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Mystery of the smiling Buddha that arrived as a gift from the tsunami
Times Online, June 3, 2005
Mahabalipuram, India -- The little Buddhist sage sits underneath the tree only yards from the sea from which he was plucked, a whimsical smile upon his face. Villagers gather before him with offerings of incense and food.
?We must look after him,? Gajendram, a fisherman, said as he knelt to light a candle. ?He was sent 1,000 miles across the sea to protect us and he will stay with us for ever.?
A few miles up the coast at Mahabalipuram, a group of daytrippers marvel at the weathered carvings on a huge rock sitting in the middle of the beach. To one side lie the ruins of a temple in the sand. ?We used to come here many times but we never saw these before,? Vinod Kumar, a student, said. ?It is a gift of the tsunami.?
When the giant wave crashed into coastlines across the Indian Ocean, it took thousands of lives with it, erasing villages, destroying bridges, roads and fishing fleets.
But on this little stretch of the Tamil Nadu coast, it brought treasures too, unearthing ancient ruins and sending unfamiliar idols into the arms of the faithful.
At Mahabalipuram, when the tsunami fell back from the shore it took with it tonnes of sand from the beach, laying bare the forgotten ruins of a 7th-century temple and a rock covered with beautiful carvings of tigers, elephants and horses.
Archaeologists say that the new find indicates a ?giant superstructure? that once stood on the beach, dating from the Pallava period from which Mahabalipuram?s other temples also date.
While important, however, they are causing nothing like the fuss of the other tantalising glimpse into the past that villagers here believe the tsunami showed them.
As the waters of the sea receded 500 metres from Mahabalipuram?s beachfront temple, mesmerised observers say that they saw very clearly on the ocean floor a series of pagoda-like temples apparently swallowed up by the sea in the past few hundred years.
?I saw them there as clearly as I see you here now,? Krishnan, a shell vendor, said. ?We stared in awe and then we ran for our lives.? Archaeologists believe that the ruins could be part of the mythical city of Mahabalipuram, which legend says was so beautiful that the gods sent a flood that engulfed six of its seven temples.
The myth was first written down by J. Goldingham, a British traveller who heard the story when he visited in 1798.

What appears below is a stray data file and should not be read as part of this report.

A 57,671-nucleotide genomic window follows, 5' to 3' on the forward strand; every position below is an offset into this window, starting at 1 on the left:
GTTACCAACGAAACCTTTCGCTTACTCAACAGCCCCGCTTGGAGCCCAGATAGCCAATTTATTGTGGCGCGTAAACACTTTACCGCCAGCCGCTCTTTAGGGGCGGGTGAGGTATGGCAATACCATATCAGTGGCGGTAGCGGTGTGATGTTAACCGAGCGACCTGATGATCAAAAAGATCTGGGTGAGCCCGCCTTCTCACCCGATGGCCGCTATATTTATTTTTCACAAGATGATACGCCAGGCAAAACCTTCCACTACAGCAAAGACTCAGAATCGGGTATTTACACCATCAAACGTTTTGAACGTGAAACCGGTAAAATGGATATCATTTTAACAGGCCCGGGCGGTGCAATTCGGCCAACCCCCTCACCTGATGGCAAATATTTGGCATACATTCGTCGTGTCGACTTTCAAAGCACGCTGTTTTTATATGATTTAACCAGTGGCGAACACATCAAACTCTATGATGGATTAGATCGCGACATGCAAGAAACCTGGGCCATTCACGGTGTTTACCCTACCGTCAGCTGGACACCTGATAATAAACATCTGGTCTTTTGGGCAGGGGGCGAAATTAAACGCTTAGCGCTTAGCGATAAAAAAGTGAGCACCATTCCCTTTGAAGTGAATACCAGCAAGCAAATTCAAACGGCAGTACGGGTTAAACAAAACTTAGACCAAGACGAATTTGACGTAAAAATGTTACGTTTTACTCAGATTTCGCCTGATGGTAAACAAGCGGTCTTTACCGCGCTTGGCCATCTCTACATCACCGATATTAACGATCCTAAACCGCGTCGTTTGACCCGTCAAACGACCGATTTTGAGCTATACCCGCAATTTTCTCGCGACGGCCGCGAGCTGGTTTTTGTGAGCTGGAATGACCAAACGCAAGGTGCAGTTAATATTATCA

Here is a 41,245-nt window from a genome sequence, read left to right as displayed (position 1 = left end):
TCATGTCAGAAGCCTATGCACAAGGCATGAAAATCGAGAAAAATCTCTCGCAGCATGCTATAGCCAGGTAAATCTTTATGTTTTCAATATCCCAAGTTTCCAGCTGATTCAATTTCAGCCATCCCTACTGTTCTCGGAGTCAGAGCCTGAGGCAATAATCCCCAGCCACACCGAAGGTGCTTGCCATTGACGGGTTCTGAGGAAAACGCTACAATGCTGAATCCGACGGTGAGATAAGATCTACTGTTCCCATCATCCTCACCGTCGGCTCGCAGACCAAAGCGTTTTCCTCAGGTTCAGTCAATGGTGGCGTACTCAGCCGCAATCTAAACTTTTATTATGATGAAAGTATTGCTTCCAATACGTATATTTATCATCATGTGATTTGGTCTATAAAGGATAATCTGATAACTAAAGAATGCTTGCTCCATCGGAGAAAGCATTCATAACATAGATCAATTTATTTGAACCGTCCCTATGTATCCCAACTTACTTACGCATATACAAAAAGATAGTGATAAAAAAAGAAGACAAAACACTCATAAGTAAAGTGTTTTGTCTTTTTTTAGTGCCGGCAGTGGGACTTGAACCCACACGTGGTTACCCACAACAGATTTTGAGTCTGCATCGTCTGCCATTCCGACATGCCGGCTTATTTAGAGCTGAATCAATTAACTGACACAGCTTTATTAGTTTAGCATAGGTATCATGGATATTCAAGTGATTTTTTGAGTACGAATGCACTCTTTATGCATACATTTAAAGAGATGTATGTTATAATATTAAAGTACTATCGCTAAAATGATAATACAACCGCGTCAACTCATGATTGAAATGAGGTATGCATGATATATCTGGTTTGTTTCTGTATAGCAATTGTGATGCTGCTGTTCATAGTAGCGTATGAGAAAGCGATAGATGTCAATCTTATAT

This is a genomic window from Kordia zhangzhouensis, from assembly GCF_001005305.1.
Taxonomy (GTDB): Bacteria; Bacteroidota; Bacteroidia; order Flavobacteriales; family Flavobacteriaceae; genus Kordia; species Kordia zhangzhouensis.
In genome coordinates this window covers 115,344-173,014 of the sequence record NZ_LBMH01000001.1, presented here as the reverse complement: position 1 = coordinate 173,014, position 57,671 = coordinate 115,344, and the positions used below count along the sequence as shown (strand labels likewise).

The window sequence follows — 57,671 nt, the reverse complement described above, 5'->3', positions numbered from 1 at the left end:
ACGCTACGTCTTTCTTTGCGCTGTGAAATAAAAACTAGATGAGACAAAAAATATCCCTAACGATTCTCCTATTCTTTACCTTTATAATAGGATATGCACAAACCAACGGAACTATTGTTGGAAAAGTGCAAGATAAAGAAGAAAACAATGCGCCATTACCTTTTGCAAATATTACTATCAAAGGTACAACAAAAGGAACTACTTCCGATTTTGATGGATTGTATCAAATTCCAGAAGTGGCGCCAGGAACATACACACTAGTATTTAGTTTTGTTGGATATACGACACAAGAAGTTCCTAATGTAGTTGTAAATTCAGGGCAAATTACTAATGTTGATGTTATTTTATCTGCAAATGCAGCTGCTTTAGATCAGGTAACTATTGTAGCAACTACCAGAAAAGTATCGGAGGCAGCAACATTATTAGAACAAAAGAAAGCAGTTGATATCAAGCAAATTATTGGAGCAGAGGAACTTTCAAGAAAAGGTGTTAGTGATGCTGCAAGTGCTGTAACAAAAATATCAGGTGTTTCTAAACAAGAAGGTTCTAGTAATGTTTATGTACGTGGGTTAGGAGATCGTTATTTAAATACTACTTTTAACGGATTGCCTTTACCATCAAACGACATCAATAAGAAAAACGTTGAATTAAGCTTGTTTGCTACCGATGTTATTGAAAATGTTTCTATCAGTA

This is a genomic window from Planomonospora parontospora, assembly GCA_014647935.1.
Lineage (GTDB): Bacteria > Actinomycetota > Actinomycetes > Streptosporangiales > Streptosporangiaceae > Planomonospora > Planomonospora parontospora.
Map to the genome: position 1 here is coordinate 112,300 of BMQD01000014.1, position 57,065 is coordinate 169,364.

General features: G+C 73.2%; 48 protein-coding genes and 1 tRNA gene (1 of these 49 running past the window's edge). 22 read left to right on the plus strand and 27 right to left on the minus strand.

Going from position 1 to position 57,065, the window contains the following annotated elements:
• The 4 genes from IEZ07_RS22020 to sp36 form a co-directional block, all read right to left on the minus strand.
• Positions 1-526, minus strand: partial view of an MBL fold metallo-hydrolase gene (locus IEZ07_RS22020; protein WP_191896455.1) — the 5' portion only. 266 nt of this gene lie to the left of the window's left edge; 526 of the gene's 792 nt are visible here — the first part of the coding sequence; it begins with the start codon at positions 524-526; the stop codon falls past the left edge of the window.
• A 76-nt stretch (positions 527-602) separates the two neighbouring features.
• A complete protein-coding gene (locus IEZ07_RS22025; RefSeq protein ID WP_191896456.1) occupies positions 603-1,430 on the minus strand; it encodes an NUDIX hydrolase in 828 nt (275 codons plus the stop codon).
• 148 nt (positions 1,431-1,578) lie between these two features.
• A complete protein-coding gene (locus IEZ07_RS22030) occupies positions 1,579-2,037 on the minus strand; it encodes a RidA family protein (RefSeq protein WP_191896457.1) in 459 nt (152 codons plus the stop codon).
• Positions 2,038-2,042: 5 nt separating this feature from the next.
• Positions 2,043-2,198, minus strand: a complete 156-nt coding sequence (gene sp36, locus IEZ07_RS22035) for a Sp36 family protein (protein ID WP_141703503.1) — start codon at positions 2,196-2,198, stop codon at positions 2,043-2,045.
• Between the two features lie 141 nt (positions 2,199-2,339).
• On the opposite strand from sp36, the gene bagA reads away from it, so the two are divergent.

Experts have long been divided between those who believe in the ancient city and those who think it is a myth.
But the sightings, claimed by scores of witnesses, have led to a treasure hunt. Underwater photographs show stone structures covered in algae and barnacles, lending credence to the story. Those who say they saw it, however, have no need for science.
?After seeing it I thought God is doing something wonderful to save our lives,? Krishnan said. ?I knew then we would survive.?
But no one is more convinced of the hand of God at work than the villagers of the tiny fishing village of Meyyurkappam where the little Buddhist idol arrived so unexpectedly ten days after the tsunami struck.
Fishermen were gathering on the beach that morning to survey the wreckage of their boats when they spotted an unusual structure bobbing on the waves, a raft with a cagelike structure above it. Curious, nine of the fishermen piled into the one undamaged boat and paddled out to investigate. Bolted to a plinth aboard the raft, they found the little brass figure with his curious smile, gazing up at the sky.
They dragged the raft ashore and put it under the tree where they lit it with candles so everyone could see. ?We didn?t know what it was,? Sakthivel, a fisherman, said.
No one here had ever even heard of Buddha.
Soon an expert arrived to tell them that the little idol was a Buddhist sage, Jalagupta, who was mounted on a raft and sent off to sail along coastal villages to bless and protect them from the sea. And his home was Burma, more than 1,000 miles across the sea.
?It was a gift from God and it came so far to protect us,? Ramesh, a fisherman said. While many other communities nearby were hammered by the tsunami, only 12 people out of a population of 1,000 died in Meyyurkuppam. ?We believe that it saved us from death.?
Government officials arrived in the village soon after, demanding that the statue be handed over to a museum. But the villagers refused. Instead they want to build a temple to put it in where they can worship it properly. As soon as they start fishing again, they say, they will earn the money to start building it.
?We don?t know any Buddhist prayers so we say the Hindu prayers instead and hope that Buddha will understand,? Ramesh said. ?We must pray to it because it chose our village, none other, so we know we are blessed.?
# The temples of Mahabalipuram were built by the Pallava kings in the 7th and 8th centuries
# The temples are among the earliest known examples of Dravidian architecture
# Most of the temples are dedicated to the Hindu gods, Shiva or Vishnu
# The most famous is the Shore Temple built by Narasimha Varman II
# Mahabalipuram is also famous for its intricate bas-relief rock carvings